# Could somebody explain this proof for the fundamental theorem of calculus to me?

http://www.askamathematician.com/2011/04/q-why-is-the-integralantiderivative-the-area-under-a-function/

http://www.drcruzan.com/FTOC.html

Please look at the proof's that are in these links.

I came across this proof for why area between a function and the x-axis is equal to the definite integral. However I do not understand it. It approximated the area by splitting the area up into rectangles of width x(i-1)- xi and height f'(c), using the mean value theorem. However, I do not understand this proof as the area is equal the definite integral however many rectangles are used. So if 2 rectangles are used the approximation of the area under the curve would still be the definite integral. This does not seem intuitive to me as the area should surely be different if the number of rectangles changes. Surely, the the area should only be equal to the definite integral when the number of rectangles tends to infinity and the width's of the rectangles tend to 0.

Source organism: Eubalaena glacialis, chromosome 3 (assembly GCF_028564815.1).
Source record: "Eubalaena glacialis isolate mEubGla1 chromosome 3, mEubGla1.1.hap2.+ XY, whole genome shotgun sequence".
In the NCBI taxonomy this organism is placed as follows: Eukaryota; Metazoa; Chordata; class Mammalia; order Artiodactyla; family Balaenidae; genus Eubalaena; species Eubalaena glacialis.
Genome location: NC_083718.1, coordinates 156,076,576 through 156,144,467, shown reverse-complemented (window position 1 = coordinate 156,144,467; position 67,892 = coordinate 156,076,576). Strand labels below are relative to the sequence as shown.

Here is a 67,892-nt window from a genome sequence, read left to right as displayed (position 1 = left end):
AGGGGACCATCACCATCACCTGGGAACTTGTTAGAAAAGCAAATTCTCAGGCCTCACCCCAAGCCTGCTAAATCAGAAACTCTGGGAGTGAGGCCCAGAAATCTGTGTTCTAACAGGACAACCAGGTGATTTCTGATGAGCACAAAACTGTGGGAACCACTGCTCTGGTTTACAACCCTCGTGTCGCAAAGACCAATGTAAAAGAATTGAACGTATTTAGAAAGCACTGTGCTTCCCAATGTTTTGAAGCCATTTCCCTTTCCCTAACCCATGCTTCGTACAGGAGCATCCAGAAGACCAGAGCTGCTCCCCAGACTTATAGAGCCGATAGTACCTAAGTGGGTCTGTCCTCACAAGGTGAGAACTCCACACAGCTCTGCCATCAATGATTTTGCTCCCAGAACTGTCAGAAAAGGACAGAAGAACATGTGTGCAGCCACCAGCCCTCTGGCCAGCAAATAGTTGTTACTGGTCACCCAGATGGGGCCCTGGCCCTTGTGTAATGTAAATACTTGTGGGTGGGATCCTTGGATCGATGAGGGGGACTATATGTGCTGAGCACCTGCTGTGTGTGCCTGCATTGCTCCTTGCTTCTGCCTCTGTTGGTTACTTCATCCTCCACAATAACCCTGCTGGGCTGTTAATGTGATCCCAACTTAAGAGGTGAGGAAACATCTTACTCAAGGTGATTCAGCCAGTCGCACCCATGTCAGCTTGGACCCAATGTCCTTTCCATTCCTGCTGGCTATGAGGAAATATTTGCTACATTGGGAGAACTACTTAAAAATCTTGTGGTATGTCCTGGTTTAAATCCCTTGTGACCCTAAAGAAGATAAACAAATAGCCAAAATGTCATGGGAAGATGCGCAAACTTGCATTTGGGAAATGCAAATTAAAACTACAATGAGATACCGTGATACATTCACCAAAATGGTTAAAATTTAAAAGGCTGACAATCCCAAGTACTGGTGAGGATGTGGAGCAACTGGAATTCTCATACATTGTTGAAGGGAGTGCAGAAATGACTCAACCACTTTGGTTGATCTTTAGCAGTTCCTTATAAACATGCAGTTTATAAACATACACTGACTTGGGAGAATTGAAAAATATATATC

Could somebody please explain this to me.